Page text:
Dusted Reviews

Boris with Merzbow - Sun Baked Snow Cave

today features
reviews charts
labels writers
info donate

Search by Artist

Sign up here to receive weekly updates from Dusted

email address

Recent Reviews

Dusted Reviews

Artist: Boris with Merzbow

Album: Sun Baked Snow Cave

Label: Hydra Head

Review date: Oct. 3, 2005

Everyone loves Boris, the Japanese sludge/noise power trio named for the opening track on the Melvins’ massively heavy Bullhead. For years now, the reliable outfit has been prodigious in releasing tons of material on obscure imprints, fueling collector frenzies. Their first two encounters with Masami Akita, a.k.a. Merzbow, are highly sought after goodies, so give thanks that this latest encounter with the archangel of noise himself should be easy to score.

After their last full-length, Akuma no Uta – where Boris erupted at the intersection of Cavity and the Stooges – this record’s single 62-minute piece is quite a change of pace. The first several minutes deliciously confound expectations, featuring a stark acoustic guitar solo that consists of delicate strumming, gently intoned intervals that sound like the tolling of bells, and an introspective direction. Perhaps the guitarist has been digesting solo recordings by the likes of Taku Sugimoto (back when he played more than four notes per minute, that is), Burkhard Stangl, or Relator-era Tetuzi Akiyama. Regardless of its influences, it’s quite lovely stuff.

When Merzbow enters at the 11-minute mark, the wash of feedback and mangled tones he looses is relatively restrained, ebbing and flowing in volume, fading in and out. The way he envelops the guitar recalls recent guitar/electronics releases like Too Beautiful to Burn. As this dynamic continues, the sound thickens (as, presumably, other members of Boris contribute to feedback, electronics, and sampling), creeping steadily to the fore and overwhelming the acoustic beginnings. Indeed, as the piece continues, it begins to throb with intensity, churning up layer after layer of palpably rich sound. At times a near-lyricism bubbles up through the mire, either vast reverberant low tones or distant electric guitar sustains locked in struggle with hissing, gurgling squall.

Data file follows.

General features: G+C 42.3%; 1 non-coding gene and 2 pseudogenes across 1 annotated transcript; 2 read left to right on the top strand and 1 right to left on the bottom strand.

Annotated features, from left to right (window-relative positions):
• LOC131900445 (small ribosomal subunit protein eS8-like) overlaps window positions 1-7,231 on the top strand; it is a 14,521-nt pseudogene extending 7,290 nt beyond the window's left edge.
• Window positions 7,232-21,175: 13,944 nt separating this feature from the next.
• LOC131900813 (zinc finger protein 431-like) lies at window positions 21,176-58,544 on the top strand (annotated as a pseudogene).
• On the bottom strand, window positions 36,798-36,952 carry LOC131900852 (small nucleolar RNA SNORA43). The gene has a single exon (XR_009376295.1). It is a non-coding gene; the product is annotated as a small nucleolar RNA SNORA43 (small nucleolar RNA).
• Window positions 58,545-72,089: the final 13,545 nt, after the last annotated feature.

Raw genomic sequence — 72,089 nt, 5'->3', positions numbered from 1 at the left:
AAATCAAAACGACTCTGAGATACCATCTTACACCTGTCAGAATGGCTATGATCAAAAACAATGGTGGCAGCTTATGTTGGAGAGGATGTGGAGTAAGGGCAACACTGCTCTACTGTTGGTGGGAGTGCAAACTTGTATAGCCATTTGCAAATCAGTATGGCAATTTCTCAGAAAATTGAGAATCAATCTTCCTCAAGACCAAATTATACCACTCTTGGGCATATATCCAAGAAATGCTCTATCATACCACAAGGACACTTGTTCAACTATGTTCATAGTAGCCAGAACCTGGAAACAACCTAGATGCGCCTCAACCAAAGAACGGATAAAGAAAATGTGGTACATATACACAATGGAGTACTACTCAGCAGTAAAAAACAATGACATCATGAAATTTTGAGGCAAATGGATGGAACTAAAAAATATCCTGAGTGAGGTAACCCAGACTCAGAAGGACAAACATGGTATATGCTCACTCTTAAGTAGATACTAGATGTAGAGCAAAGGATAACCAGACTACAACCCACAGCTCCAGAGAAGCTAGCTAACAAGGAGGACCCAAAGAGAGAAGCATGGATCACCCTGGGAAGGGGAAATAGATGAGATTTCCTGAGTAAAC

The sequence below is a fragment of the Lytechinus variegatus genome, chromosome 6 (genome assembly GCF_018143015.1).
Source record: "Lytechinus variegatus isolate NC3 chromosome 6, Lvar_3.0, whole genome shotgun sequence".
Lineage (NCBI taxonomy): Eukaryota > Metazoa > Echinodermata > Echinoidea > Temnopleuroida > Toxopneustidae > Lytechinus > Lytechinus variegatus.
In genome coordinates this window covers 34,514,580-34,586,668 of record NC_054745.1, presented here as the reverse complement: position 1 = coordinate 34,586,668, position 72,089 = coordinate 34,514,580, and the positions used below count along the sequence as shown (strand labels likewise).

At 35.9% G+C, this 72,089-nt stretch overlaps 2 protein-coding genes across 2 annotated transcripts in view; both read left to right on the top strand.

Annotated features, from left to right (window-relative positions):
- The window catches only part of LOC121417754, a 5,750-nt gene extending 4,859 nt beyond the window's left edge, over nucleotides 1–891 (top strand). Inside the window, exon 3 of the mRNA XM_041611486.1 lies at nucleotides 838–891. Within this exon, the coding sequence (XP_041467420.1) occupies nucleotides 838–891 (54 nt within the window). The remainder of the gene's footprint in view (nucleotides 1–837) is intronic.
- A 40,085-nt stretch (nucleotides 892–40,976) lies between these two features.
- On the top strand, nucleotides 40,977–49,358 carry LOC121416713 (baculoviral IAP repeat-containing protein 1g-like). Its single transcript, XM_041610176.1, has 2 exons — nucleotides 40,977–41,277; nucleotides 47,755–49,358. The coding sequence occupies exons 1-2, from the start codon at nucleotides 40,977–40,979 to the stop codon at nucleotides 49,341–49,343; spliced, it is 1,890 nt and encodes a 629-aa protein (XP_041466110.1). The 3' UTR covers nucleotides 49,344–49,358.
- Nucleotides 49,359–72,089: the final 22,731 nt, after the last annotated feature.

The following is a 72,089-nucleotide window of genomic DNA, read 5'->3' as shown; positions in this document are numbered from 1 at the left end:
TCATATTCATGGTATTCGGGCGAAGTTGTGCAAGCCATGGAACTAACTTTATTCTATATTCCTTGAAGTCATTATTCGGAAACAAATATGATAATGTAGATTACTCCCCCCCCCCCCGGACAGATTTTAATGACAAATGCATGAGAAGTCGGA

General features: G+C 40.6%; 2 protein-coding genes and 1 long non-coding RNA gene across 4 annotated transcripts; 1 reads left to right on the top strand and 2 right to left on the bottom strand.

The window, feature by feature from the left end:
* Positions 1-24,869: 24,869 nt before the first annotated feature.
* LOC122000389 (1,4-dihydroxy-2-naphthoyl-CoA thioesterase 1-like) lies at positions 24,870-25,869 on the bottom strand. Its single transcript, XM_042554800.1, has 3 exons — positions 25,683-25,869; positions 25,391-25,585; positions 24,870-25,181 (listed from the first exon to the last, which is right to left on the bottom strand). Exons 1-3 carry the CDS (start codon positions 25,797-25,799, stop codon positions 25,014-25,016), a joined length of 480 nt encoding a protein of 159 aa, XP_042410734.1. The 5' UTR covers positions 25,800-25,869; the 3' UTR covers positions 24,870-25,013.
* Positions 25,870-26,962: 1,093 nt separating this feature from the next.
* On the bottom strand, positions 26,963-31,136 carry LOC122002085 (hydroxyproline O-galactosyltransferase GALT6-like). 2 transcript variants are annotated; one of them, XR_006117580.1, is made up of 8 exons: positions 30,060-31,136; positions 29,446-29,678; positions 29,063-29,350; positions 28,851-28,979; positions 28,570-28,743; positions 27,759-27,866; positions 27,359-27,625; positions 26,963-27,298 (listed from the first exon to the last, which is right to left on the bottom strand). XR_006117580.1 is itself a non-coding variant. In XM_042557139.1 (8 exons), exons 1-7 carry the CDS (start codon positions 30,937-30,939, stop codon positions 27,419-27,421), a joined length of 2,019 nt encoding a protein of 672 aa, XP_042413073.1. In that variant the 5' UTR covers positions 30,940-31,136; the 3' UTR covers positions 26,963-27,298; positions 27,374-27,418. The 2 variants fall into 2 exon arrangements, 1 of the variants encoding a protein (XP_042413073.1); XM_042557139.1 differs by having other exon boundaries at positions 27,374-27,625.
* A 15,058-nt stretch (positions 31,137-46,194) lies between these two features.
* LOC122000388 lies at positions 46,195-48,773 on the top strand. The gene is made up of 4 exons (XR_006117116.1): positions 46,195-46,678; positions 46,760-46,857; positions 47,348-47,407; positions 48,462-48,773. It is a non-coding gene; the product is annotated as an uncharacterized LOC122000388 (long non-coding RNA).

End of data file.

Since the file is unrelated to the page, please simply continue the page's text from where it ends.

As ever, the delights of noise music are to be found in the constant mutation of the sound, the deft alteration of force and dynamics within the overall field. Even when the piece becomes full-on Merzbowian fury, there is a quicksilver element to it. Maybe it’s this restlessness, this refusal to settle despite its picturesque title and flirtation with the lyrical. For even when the oscillation of the opening minutes returns at the conclusion (with the acoustic replaced by an electric), there is a sinister, slowly phasing drone that casts a dark shadow on what might otherwise be a pastoral scene. This is certainly not a world-beating or groundbreaking recording, but it’s a provocative meeting nonetheless. And don’t be fooled by the occasional “soft” passages: this record is all about tough-nosed tension.

By Jason Bivins

Read More

View all articles by Jason Bivins

Find out more about Hydra Head

©2002-2011 Dusted Magazine. All Rights Reserved.